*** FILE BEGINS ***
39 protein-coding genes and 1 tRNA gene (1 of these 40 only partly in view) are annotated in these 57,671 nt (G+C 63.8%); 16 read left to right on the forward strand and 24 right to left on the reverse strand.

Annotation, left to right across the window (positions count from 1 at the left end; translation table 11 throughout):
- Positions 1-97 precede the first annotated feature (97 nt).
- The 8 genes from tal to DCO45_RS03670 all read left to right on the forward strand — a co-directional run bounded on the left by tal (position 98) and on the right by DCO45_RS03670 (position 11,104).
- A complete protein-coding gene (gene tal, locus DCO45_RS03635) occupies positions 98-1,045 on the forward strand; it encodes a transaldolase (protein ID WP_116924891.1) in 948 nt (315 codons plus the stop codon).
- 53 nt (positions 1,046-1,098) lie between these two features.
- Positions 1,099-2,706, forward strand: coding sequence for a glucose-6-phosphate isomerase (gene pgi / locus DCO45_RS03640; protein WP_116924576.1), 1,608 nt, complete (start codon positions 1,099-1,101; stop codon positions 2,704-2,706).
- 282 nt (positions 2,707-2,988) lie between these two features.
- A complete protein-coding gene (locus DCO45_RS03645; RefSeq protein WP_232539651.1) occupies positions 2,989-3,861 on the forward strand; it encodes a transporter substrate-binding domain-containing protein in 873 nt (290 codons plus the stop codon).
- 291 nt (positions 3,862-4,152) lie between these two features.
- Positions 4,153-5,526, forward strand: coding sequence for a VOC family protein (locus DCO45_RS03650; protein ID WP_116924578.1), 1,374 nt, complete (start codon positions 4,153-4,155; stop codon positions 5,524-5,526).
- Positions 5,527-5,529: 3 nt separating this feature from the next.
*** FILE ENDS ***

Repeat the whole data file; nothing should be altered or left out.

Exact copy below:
39 protein-coding genes and 1 tRNA gene (1 of these 40 only partly in view) are annotated in these 57,671 nt (G+C 63.8%); 16 read left to right on the forward strand and 24 right to left on the reverse strand.

Annotation, left to right across the window (positions count from 1 at the left end; translation table 11 throughout):
- Positions 1-97 precede the first annotated feature (97 nt).
- The 8 genes from tal to DCO45_RS03670 all read left to right on the forward strand — a co-directional run bounded on the left by tal (position 98) and on the right by DCO45_RS03670 (position 11,104).
- A complete protein-coding gene (gene tal, locus DCO45_RS03635) occupies positions 98-1,045 on the forward strand; it encodes a transaldolase (protein ID WP_116924891.1) in 948 nt (315 codons plus the stop codon).
- 53 nt (positions 1,046-1,098) lie between these two features.
- Positions 1,099-2,706, forward strand: coding sequence for a glucose-6-phosphate isomerase (gene pgi / locus DCO45_RS03640; protein WP_116924576.1), 1,608 nt, complete (start codon positions 1,099-1,101; stop codon positions 2,704-2,706).
- 282 nt (positions 2,707-2,988) lie between these two features.
- A complete protein-coding gene (locus DCO45_RS03645; RefSeq protein WP_232539651.1) occupies positions 2,989-3,861 on the forward strand; it encodes a transporter substrate-binding domain-containing protein in 873 nt (290 codons plus the stop codon).
- 291 nt (positions 3,862-4,152) lie between these two features.
- Positions 4,153-5,526, forward strand: coding sequence for a VOC family protein (locus DCO45_RS03650; protein ID WP_116924578.1), 1,374 nt, complete (start codon positions 4,153-4,155; stop codon positions 5,524-5,526).
- Positions 5,527-5,529: 3 nt separating this feature from the next.